Statistical analysis

We compared the two audit populations using the χ2 test (with continuity correction). Fisher's exact test was used as dictated by small expected cell values. The positive predictive value (PPV) of the NICEHI guideline for CT scans as an indicator for brain injury was estimated with 95% confidence limits.

Results

A total of 17 472 patients attended the ED during the period reviewed, and there were 472 head injuries (male: 271 (57.4%), female: 201 (42.6%)) (table 11).). Of these, 308 head injured patients (65.3%) attended out of hours. A total of 36 (7.8%) patients had a head CT scan according to the NICEHI guideline (table 22).). This is greater than in the preceding audit (7.8% v 2.3%, respectively; χ2 test p = 0.0002).

Table thumbnail
Table 1 Audit population. The groups were similar (χ2 test, p = 0.683)
Table thumbnail
Table 2 Head injury activity at Barnet Hospital before and after implementation of the NICE guideline for head injury

Of the 36 CTs done in 2004, 14 (38.9%) were requested during normal working hours (defined as 9am – 5pm, Monday–Friday). The number of out of hours requests for CT increased in 2004 (22 compared with 7 in 2003) but the proportion of out of hours CTs barely changed (77.8% in 2003 and 73.3% in 2004; Fisher's exact test, p>0.99).

As shown in table 22,, the number of admissions did not change significantly after the NICEHI guideline was implemented (p = 0.42), and the average length of stay also did not change. There was a decline in SXR use (0.4% NICEHI compared with 11.7% in 2003, p<0.0002). Two patients had an SXR but these were not indicated according to the NICEHI guideline. The number of patients arriving by ambulance did not change (32.4% NICEHI compared with 37.7% in 2003, p = 0.0946), although the rate of reattendance of head injured patients increased (2.8% compared with 0.8% in 2003, p = 0.0307). All patients who reattended sought reassurance for the vague symptoms following their head injury, and were discharged with appropriate counselling.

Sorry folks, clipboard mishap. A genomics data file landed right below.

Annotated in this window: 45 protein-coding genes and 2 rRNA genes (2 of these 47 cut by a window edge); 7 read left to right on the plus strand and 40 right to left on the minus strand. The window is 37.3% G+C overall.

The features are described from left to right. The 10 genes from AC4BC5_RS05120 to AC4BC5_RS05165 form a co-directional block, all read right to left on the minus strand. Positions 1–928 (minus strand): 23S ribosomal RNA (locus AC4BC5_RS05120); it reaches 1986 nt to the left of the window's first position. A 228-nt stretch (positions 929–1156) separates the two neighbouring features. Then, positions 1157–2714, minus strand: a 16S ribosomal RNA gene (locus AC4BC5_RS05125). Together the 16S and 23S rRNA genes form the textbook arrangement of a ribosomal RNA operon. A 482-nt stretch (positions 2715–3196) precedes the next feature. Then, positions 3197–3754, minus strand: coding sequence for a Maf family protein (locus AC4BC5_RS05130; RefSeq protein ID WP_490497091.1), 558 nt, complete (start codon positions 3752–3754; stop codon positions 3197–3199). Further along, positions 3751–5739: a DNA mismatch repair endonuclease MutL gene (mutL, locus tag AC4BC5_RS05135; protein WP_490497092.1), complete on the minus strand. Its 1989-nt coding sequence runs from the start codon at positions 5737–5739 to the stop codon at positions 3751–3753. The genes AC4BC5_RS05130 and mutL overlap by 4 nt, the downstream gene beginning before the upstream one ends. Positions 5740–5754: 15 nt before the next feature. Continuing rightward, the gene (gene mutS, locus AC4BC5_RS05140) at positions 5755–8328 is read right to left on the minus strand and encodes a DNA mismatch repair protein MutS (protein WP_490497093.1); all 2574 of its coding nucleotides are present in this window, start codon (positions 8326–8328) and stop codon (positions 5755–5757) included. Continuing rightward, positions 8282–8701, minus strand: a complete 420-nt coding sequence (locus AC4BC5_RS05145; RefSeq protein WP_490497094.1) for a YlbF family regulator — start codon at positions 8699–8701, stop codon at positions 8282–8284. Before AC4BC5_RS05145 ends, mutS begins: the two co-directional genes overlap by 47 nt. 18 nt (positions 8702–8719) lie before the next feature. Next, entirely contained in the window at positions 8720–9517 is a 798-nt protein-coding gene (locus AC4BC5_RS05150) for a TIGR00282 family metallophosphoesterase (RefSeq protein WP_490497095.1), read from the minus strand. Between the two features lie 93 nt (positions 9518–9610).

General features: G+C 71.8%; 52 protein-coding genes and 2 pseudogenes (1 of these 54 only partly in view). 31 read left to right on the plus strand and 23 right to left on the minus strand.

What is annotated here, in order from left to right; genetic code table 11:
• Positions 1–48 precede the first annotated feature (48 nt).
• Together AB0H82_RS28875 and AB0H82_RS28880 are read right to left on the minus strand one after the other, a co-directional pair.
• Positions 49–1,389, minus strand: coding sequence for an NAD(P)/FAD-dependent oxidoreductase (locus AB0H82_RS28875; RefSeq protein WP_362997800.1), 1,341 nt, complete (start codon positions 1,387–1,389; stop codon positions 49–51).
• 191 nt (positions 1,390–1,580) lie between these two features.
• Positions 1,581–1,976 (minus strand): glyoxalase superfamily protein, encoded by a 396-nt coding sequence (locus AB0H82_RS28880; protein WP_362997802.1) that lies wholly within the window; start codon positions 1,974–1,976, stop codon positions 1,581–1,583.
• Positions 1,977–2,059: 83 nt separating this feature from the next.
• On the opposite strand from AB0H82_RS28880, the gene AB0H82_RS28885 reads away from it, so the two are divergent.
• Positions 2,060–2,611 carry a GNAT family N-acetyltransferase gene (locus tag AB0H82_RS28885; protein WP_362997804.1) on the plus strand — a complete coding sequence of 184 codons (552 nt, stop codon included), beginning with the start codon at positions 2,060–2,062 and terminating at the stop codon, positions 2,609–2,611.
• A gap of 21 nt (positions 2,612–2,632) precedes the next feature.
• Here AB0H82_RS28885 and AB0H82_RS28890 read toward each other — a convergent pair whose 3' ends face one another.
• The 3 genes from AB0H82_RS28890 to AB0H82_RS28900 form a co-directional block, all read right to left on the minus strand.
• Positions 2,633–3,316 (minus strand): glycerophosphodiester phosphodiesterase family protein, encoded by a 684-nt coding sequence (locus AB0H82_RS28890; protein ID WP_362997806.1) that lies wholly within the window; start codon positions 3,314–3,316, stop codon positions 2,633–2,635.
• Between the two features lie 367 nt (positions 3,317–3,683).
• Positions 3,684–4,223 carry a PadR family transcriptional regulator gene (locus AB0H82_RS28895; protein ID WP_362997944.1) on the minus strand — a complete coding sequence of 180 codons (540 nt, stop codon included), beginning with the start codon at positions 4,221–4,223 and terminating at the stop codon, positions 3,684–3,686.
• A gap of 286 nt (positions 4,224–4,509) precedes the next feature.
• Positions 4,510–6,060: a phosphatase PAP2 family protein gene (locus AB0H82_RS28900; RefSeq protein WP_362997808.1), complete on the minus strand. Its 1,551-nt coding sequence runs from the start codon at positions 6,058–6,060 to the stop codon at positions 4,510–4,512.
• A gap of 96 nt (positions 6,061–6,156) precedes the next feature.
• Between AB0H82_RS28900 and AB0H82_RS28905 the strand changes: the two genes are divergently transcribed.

The PPV was not significantly different between the two audit populations (χ2 test, p = 0.671; table 33).). We explore this further below.

Table thumbnail
Table 3 How good is the NICE CT scanning guideline for head injuries at detecting a brain injury compared with our pre‐existing departmental guideline?

Discussion

In 2003, NICE issued a guideline for head injury management in the UK. These lowered the threshold for CT scanning of patients with mild head injury and sidelined the use of SXR. A significant increase in rate of CT scanning was anticipated. Assessment of the increased workload was initiated in many hospitals before implementation of the guideline. A medium sized ED was estimated to request an additional 482 to 7253 CT head scans per annum. At Addenbrooke's Hospital, the Canadian head CT rules were implemented before publication of the NICEHI guideline4 and reported a huge reduction in SXR and modest increases in CT and admission rates.

Our audit showed that our rate of CT requests increased threefold (36 compared with 12 in 2003; see table 22).). Just over two thirds (73%) occurred out of hours, which has challenged the NICEHI guideline expectation to perform the CT within one hour of the request. On reassessing these 36 cases, 15 CTs would have been indicated using our pre‐existing departmental guideline for CT (box 1), which is based on the recommendations of the Royal College of Radiologists.5 We did not look at whether out of hours requests take longer. The use of “vomiting” and “dangerous mechanisms of injury” as a criteria for CT scanning were the main causes for this trend and has been highlighted as a potential problem in children.6

Box 1: Pre‐existing guideline (based on the Royal College of Radiologists, 1998) for CT scan requests (pre‐NICE 2004 guideline)

The indications for emergency CT include:

  • Altered conscious level (GCS 12 or less)
  • GCS 13–14, not improving after four hours observation